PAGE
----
Council Member Vallone, Elected Officials and Community Rally Against Proposed Homeless Shelter in College Point
October 30, 2018
College Point – On Monday evening, Council Member Vallone was joined by State Senator Tony Avella, Assemblyman Daniel Rosenthal, Community Board 7 representatives, the College Point Civic Taxpayers Association, civic leaders and community members to rally against a proposed homeless shelter in College Point.
Last week, rumors began swirling through College Point about a potential homeless shelter coming to the building located at 127-03 20th Avenue. Council Member Vallone confirmed with the Mayor’s Administration that the Department of Homeless Services (DHS) has an ongoing open request for proposal (OERFP) throughout the city to build homeless shelters. While this policy was aimed to make it easier for the city to find locations for shelters, it has also allowed developers and property owners to greedily profit from the homelessness crisis. David Levitan, part owner of Liberty One Group, has made a name for himself by building and converting multiple sites throughout the city into shelters and profiting millions. Mr. Levitan has contracted at least eight sites in the Bronx, Manhattan and Queens in the last decade. In 2012, he faced a wrongful death lawsuit after a murder occurred in one of Levitan’s homeless shelters located in the Bronx on Southern Boulevard. The lawsuit was ultimately dismissed.
Mr. Levitan now has his sights set on College Point after acquiring this location in March 2018. While Liberty One Group have submitted their proposal for this building, the Administration has not yet made a decision if it will become a site.
Council Member Vallone immediately condemned this proposal at the rally stating, “As we’ve seen time and time again, the DHS is acting with a complete lack of community involvement, foregoing any input or dialogue with our civic leaders and elected officials. What’s worse, the city’s policy for siting shelters allows greedy developers to profit from the homelessness crisis while displaying wanton disregard for the effect on our community. Mr. Levitan is wrong to try and profit off of a community that is already overburdened with city services. Not only does College Point lack the infrastructure, transportation options and medical facilities to support this type of facility, it already has more than its fair share of municipal facilities that have been dumped here with almost no consideration for the community. College Point has taken on the burden of a new NYPD Police Academy, a Department of Sanitation (DSNY) Garage, a DSNY Marine Waste Transfer Station, an MTA Bus Garage and an NYPD Tow and Retrieval Vehicle Station. Also, this proposed shelter would be within walking distance of three public schools, the St. Agnes Academic Academy and over 2,000 students. So to make it very clear to the DHS and the developers of Liberty One Group, I am against this, our community is against this, and we will not sit idly by while the Administration makes their determination.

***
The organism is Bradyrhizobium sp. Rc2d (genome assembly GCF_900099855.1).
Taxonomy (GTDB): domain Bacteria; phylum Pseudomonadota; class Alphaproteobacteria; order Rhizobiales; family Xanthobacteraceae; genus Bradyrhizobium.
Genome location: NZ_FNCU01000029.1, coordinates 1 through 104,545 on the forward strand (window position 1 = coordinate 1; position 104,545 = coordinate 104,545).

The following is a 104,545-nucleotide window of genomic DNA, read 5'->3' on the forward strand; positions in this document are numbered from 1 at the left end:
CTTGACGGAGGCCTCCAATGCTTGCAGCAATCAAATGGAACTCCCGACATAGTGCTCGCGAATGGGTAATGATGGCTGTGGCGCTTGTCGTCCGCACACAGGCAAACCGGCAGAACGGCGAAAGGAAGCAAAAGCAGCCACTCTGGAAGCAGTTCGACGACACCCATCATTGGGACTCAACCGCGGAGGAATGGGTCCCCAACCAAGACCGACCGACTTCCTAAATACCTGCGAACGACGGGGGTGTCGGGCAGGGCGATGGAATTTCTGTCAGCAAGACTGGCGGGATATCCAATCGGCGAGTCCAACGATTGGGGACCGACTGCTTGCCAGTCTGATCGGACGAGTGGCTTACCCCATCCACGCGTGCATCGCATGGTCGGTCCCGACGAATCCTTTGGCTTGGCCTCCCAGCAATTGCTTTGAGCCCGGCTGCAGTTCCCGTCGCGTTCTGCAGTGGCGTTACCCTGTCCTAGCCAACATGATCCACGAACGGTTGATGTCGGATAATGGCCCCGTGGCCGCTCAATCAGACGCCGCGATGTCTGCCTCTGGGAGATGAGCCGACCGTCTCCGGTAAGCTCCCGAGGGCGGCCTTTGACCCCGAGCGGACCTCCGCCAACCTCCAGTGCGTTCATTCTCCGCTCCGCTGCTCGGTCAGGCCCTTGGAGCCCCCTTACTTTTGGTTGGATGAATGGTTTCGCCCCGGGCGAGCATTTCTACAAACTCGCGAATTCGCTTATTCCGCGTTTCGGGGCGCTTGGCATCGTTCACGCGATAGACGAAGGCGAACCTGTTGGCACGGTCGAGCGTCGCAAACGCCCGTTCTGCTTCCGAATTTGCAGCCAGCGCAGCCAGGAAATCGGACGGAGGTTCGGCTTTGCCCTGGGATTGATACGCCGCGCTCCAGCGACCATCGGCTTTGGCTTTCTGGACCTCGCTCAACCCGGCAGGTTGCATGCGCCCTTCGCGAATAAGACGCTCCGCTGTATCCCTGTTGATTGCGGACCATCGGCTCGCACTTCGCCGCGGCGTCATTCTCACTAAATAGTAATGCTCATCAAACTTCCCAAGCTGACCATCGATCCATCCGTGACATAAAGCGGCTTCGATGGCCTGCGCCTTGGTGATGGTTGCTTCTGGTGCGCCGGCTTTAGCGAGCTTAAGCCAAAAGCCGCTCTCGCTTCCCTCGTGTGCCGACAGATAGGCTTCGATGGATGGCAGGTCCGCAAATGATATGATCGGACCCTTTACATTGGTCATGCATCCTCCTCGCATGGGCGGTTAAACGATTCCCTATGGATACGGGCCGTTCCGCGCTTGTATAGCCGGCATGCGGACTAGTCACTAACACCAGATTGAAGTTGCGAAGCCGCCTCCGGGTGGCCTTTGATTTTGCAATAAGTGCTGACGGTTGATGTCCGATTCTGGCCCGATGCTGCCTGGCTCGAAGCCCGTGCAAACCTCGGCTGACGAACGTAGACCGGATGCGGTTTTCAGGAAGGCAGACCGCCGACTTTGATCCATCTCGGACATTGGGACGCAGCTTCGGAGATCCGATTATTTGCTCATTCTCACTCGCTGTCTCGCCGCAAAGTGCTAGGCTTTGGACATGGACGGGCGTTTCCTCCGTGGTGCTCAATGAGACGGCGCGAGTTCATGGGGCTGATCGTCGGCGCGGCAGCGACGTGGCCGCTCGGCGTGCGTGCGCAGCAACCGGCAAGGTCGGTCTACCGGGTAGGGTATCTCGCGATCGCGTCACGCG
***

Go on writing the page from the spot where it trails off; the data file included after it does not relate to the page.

“Without adequate infrastructure to support a family long term or easy access to transportation, a homeless shelter at College Point makes no sense,” said Rep. Joe Crowley. “The Department of Homeless Services should consider both the needs of homeless families and those who live in the surrounding community.”
“The College Point community has already experienced more than its fair share of municipal services, including hosting the NYPD Academy, Post Office, the Department of Motor Vehicles, and the Department of Sanitation’s facilities. The result is limited parking for taxpaying residents, constant traffic, illegal conversions, and general overdevelopment. Enough is enough,” said State Senator Tony Avella. “No one knows their neighborhood better than the people who live there, and it is time the City of New York listens to residents prior to any final decisions made regarding any homeless shelters being placed in their community. The residents are the ones who will be affected by this decision on a daily basis, and they have spoken. I fully support their decision to reject a homeless shelter.”
“Once again, DHS has shown complete disregard for transparency and reason,” said Assemblymember Daniel Rosenthal. “College Point is increasingly overdeveloped while it is constantly overlooked for investment by the City. The community lacks the resources, infrastructure and ability to support a proposed shelter. It would be a great disservice to our vulnerable populations to be placed in a location without ample public transportation, which denies access to opportunity resources or proper medical care facilities. I call on the City to reject this proposal and do the right thing for both our residents and homeless population.”
“Community Board #7Q and College Point in particular have been overburdened by Citywide Initiatives for years. We house the Marine Transfer Station, the Sanitation Garage (one of the largest in Queens), recycling for neighboring Community Boards, The Police Academy, NYPD Warrants Squad, Queens North and South Narcotics Division, The Fire Marshall Base, two Asphalt plants and numerous Group Homes,” said Chuck Apelian, Vice-Chair of Community Board 7. “We inherited numerous displaced property owners from the Willets Point relocation, which we were promised would not occur. It’s time the City really apply the fair share criteria fairly as we will not accept another Citywide burden.”